//  3/21/19  //  Commentary

On this week's 100th episode of Versus Trump, Charlie, Easha, and Jason offer a few quick hits and then have a discussion about the effect of litigation against the President personally and against the Administration. As usual, you can listen online below, and subscribe via this page with any podcast player or here in iTunes. 

Charlie begins with a quick hit on the Devin Nunes defamation lawsuit (which Charlie says "reads like it's written by a crazy person"), and Easha mentions a new case by a Russian oligarch who claims he shouldn't be sanctioned by the U.S. Jason then highlights recent developments in the case of Summer Zervos, who was allegedly sexually harassed by the President before he took office, and a case about the Emoluments Clauses. This leads to a big picture discussion of where've been and where we're going.

Thanks to Take Care for hosting us for 100 episodes, to We Edit Podcasts for editing most of the 100, and, most of all, to our listeners for tuning each week. We look forward to many more—but not too, too many, to be honest. This is a podcast that we hope does not go on forever.

You can find us at @VersusTrumpPod on twitter, or send us an email at versustrumppodcast@gmail.com. You can buy t-shirts and other goods with our super-cool logo here


  • The Nunes complaint is here.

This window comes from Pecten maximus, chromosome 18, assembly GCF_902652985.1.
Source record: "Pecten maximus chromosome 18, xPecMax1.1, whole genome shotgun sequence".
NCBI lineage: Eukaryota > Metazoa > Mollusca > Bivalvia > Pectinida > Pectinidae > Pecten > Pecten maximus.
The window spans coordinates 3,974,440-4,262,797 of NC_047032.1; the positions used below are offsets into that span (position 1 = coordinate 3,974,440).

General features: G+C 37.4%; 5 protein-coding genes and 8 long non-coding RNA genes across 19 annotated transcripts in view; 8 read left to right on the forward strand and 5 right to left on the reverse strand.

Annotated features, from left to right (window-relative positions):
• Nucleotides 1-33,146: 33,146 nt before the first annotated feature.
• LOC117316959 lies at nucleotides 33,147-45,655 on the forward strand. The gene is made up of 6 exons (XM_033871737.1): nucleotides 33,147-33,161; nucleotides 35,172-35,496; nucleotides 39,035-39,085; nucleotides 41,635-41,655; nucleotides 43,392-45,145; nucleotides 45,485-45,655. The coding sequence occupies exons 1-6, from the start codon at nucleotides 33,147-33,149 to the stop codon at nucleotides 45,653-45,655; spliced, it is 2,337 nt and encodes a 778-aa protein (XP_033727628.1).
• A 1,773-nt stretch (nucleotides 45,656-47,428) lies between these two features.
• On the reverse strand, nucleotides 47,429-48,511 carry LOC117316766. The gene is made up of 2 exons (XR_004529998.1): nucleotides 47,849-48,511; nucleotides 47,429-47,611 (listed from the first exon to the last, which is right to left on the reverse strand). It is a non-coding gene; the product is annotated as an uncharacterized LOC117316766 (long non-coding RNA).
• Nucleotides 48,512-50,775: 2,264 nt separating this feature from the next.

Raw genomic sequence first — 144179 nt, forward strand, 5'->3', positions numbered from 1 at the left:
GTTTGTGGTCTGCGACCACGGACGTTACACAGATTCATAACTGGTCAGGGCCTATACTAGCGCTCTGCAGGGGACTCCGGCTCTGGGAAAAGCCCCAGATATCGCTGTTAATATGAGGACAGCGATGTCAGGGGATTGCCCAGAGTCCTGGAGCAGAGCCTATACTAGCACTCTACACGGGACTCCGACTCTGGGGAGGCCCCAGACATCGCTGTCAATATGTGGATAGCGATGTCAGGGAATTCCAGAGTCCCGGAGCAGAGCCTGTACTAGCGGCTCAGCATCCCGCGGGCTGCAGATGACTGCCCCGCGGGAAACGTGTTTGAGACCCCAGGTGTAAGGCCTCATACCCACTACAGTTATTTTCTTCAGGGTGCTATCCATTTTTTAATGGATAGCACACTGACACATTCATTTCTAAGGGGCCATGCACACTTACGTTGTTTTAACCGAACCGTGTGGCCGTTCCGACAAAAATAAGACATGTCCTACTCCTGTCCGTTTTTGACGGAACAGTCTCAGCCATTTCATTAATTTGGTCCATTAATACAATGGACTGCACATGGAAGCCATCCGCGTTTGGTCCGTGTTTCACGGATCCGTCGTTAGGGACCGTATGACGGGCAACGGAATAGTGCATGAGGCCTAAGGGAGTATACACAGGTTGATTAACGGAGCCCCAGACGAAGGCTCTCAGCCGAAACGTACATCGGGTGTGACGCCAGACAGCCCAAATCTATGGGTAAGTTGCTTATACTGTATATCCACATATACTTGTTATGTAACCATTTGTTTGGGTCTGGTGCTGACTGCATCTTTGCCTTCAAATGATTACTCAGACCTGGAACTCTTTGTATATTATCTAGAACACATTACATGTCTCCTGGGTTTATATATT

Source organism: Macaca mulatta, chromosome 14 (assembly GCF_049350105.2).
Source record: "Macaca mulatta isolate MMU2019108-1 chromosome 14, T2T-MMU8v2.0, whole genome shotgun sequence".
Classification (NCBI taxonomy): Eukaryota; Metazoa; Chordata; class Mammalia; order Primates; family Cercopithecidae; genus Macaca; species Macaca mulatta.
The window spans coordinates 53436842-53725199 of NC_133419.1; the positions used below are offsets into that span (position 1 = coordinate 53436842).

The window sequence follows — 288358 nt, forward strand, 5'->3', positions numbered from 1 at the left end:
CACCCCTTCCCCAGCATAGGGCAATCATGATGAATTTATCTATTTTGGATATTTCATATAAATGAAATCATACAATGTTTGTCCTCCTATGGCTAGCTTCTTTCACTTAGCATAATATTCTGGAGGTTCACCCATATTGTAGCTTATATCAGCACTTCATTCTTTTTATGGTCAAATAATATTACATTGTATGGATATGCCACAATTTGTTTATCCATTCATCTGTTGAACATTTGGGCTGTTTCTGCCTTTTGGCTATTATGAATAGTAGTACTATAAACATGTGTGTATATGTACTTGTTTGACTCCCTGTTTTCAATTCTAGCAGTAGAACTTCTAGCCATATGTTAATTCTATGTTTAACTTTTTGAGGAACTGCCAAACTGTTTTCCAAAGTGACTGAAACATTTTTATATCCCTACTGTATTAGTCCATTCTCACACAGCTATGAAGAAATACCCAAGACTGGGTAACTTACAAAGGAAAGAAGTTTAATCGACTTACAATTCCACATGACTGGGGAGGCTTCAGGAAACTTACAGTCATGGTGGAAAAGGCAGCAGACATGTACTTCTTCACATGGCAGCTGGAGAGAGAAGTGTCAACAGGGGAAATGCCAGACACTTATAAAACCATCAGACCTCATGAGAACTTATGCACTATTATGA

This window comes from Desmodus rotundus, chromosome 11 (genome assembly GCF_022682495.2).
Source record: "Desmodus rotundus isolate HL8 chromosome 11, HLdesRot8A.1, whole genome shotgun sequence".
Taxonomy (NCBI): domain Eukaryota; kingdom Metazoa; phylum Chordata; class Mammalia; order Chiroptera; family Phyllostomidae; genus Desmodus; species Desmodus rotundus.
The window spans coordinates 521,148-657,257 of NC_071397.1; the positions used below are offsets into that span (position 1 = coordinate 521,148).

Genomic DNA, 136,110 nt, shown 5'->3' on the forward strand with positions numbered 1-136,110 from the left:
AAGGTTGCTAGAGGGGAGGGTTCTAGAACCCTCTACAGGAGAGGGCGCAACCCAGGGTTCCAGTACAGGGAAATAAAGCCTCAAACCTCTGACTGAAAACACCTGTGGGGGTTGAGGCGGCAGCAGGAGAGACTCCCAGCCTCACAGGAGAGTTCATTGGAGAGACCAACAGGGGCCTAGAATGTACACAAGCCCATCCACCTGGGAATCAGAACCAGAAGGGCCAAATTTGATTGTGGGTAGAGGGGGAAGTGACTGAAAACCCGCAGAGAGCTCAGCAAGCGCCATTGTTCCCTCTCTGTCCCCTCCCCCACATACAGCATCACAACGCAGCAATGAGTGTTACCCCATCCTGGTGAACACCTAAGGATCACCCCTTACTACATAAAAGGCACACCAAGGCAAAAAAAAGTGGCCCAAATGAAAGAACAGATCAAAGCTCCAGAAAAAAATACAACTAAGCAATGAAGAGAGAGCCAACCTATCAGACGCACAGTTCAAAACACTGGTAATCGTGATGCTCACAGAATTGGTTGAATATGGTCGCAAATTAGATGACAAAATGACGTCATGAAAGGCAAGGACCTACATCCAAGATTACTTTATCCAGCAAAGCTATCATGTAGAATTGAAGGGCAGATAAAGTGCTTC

• The Zervos decision is here.

How Nervous Should You Be About Election Day?

11/2/20  //  Commentary

I'm pretty nervous. But there’s also no reason to think that the rule of law has been entirely eroded in America in 2020. So far, the center has held.

Versus Trump: The Law Headed Into The Election

11/2/20  //  Commentary

Will this be the last Versus Trump before Trump loses reelection? Who knows, but, on this week’s episode, Jason and Charlie discuss key theories that will shape which votes count. Listen now!

Charlie Gerstein

Civil Rights Corps

Kavanaugh's Wisconsin Opinion Flunks Originalist Test of Constitution's Text and History

10/30/20  //  In-Depth Analysis

Brianne Gorod & Charlie Miller: Contrary to Justice Kavanaugh’s suggestion, there is nothing sacrosanct about November 3, and no requirement that the country must know the victor of the presidential election that night.

Brianne J. Gorod

Constitutional Accountability Center